In a 60 Minutes interview presented on July 4, 2004, Jim Saleet, a homeowner being adversely affected by the current eminent domain policy, stated, “The bottom line is this is morally wrong … This is our home … We’re not blighted…. This is a close-knit, beautiful neighborhood” (Source E).

Paraphrase of and direct quotation from the third paragraph—citation placed outside of the text

John D. Echeverria, an authority on land-use policy, sees a danger arising from legislatures doing away with many of the powers of eminent domain. For the Director of the Georgetown Environmental Law and Policy Institute, if this policy change takes place across the country, there is a real danger that many urban areas will experience “economic decline” (Source E).

Combination of direct quotation and paraphrase—citation provided outside of text; note the use of the ellipsis

In 2005, a 5–4 Supreme Court decision in the Kelo v. New London case ruled that “… the government taking of property from one private owner to give to another in furtherance of economic development constitutes a permissible ‘public use’ under the Fifth Amendment” (Source C).

Notice that each of the examples integrates the source material into the text. The information is not just plopped down on the page. Take a close look at how our writer integrates the second example into the following paragraph in his essay.

Contrary to what the Court sees as “permissible public use” (Source C), I believe that a government taking a person’s home or business away and allowing another private individual or company to take it over goes against the idea of our private property rights. A good example of this is the situation in Lakewood, Ohio, where the mayor wants to condemn a retired couple’s home in order to make way for a privately owned, high-end condominium and shopping mall. As Jim Saleet said in his interview with 60 Minutes presented on July 4, 2004, “The bottom line is this is morally wrong … This is our home … We’re not blighted…. This is a close-knit, beautiful neighborhood.” The Saleets, who have paid off their mortgage, should be allowed to remain there as long as they want and pass it on to their children. Here, individual rights should prevail.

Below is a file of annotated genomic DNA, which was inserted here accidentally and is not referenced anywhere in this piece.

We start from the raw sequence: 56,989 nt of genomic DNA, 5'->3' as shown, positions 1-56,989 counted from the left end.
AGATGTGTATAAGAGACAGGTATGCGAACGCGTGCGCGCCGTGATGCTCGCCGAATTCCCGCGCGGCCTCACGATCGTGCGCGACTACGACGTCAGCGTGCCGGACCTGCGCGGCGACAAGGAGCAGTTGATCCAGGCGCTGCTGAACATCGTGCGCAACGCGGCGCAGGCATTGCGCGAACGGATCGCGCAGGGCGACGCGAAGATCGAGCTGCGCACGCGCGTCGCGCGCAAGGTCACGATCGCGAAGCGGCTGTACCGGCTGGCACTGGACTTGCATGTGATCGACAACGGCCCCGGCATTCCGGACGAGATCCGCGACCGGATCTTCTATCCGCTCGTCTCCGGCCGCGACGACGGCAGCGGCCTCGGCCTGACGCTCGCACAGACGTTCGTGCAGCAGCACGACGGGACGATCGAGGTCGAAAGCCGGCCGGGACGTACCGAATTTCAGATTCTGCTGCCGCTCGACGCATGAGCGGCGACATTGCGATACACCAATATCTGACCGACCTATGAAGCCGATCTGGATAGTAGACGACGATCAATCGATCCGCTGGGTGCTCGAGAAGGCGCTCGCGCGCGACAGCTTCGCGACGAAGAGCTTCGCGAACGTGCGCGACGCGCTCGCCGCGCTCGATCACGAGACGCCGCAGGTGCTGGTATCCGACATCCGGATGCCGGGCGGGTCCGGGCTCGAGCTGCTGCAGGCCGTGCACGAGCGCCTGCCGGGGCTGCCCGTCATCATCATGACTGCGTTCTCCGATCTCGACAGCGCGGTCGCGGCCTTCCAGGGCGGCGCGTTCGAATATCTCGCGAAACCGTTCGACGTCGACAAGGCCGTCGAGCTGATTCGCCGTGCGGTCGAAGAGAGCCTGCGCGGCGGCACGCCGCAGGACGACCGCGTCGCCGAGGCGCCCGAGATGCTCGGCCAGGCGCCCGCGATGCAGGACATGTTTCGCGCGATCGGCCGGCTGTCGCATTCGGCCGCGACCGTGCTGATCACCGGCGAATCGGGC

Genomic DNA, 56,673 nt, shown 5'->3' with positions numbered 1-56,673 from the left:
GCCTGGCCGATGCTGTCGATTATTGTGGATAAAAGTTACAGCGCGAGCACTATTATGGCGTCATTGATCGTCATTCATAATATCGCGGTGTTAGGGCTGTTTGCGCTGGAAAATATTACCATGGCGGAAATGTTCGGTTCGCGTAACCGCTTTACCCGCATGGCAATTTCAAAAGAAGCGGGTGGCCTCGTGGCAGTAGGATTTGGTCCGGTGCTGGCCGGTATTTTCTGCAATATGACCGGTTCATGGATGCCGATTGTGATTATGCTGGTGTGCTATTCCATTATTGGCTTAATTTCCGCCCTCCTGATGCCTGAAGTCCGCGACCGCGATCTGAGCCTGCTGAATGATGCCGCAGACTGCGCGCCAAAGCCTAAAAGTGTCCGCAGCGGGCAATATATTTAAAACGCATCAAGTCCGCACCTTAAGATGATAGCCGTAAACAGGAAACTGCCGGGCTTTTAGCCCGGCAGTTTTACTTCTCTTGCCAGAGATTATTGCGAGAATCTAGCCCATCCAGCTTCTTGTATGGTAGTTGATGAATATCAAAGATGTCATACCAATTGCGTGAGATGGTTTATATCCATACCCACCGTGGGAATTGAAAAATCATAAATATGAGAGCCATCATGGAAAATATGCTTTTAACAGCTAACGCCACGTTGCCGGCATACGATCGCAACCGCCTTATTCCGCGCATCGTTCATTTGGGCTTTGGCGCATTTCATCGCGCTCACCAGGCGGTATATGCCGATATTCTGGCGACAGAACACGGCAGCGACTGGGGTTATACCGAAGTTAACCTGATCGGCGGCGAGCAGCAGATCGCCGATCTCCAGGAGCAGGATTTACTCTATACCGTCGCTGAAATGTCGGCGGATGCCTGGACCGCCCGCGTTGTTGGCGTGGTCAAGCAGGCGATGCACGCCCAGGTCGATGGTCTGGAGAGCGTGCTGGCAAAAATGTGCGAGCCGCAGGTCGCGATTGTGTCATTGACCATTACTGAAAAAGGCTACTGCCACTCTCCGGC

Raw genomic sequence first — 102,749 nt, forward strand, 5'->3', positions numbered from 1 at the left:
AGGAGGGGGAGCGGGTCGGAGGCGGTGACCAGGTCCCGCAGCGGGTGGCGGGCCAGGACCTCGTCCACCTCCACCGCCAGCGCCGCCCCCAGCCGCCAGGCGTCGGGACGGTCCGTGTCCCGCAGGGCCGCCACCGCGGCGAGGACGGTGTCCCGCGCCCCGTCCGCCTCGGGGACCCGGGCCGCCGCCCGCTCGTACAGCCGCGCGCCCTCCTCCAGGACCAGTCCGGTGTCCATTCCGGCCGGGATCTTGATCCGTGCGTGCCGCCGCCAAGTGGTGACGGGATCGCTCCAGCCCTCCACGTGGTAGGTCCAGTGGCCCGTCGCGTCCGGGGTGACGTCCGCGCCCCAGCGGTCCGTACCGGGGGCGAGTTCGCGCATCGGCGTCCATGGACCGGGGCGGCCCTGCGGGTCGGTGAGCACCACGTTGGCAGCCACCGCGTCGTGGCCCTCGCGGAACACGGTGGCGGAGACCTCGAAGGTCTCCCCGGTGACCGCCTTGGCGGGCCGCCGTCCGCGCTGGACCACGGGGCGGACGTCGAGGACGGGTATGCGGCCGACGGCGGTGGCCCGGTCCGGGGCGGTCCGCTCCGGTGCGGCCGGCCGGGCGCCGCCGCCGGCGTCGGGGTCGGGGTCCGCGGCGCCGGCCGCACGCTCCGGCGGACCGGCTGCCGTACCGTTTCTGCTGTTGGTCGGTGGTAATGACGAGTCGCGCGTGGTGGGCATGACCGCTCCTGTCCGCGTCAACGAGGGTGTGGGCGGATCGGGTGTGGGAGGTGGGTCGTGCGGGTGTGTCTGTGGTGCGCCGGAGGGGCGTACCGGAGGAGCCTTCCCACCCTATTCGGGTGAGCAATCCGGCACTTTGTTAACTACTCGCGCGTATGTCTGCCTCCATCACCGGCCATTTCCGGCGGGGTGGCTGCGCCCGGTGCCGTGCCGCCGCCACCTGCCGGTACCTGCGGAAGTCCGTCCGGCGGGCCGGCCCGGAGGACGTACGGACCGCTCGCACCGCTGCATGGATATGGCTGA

Comments: Our writer uses the sources to establish negative feelings toward the current policy. The writer then refers to the Kelo decision in a summary and proceeds to introduce the context of the Saleet reference with the transition phrase, “A good example of this is …” Cohesiveness is achieved by referring to Source C, which was previously cited in the essay. The actual quotation is incorporated into the text with an introductory dependent clause. Two related sentences follow that reemphasize the writer’s own position.

Practice: As you read, become aware of HOW professional writers incorporate sources into their writing. Use these as models to practice incorporating outside sources into your own sentences and/or essays.

Note: You might want to take a close look at reviews of movies and books. In many cases, you will find they include direct quotations from the dialog of the film or passages from the book.

Strategy 5: Writing the Conclusion

Our writer has used each of the excerpts in the body of the essay, EXCEPT for the survey information. Although this number is quite important, it does not fit into the development of the body paragraphs. Therefore, the writer decides to incorporate this survey result into the conclusion. It will contribute to a strong final statement. Following are three different ways to use the survey.

Direct quotation—citation after sentence

68% of survey respondents said that they “favored legislative limits on the government’s ability to take private property away from owners …” (Source G).

Direct quotation—citation within sentence

According to a survey conducted by CNN on July 23, 2005, 66% of those responding said “never” to the question, “Should local governments be able to seize homes and businesses?”

Paraphrase—citation outside sentence

In recent polls conducted by both the Washington Times and CNN, over 60% said no when asked if local governments should be able to take over private homes and businesses (Source G).

Carefully consider how this sentence is incorporated into the concluding paragraph.

Ultimately, I have to agree with the large majority of people who responded to recent polls conducted by both the Washington Times and CNN. When asked if local governments should be able to take over private homes and businesses, over 60% said “no” (Source G). But, I will have to be open to the possibility that public use and the greater good may, in some cases, be the only viable solution to a complicated problem.

Comments: The source material is sandwiched between two effective sentences. The first presents our writer’s position and leads the reader to the cited excerpt employed to make the point. The last sentence begins with the word “But,” which indicates that the writer is qualifying the cited sources in this paragraph and throughout the essay.

Final Comment

Remember, you MUST establish a position, and each source you choose to use MUST support and develop your position.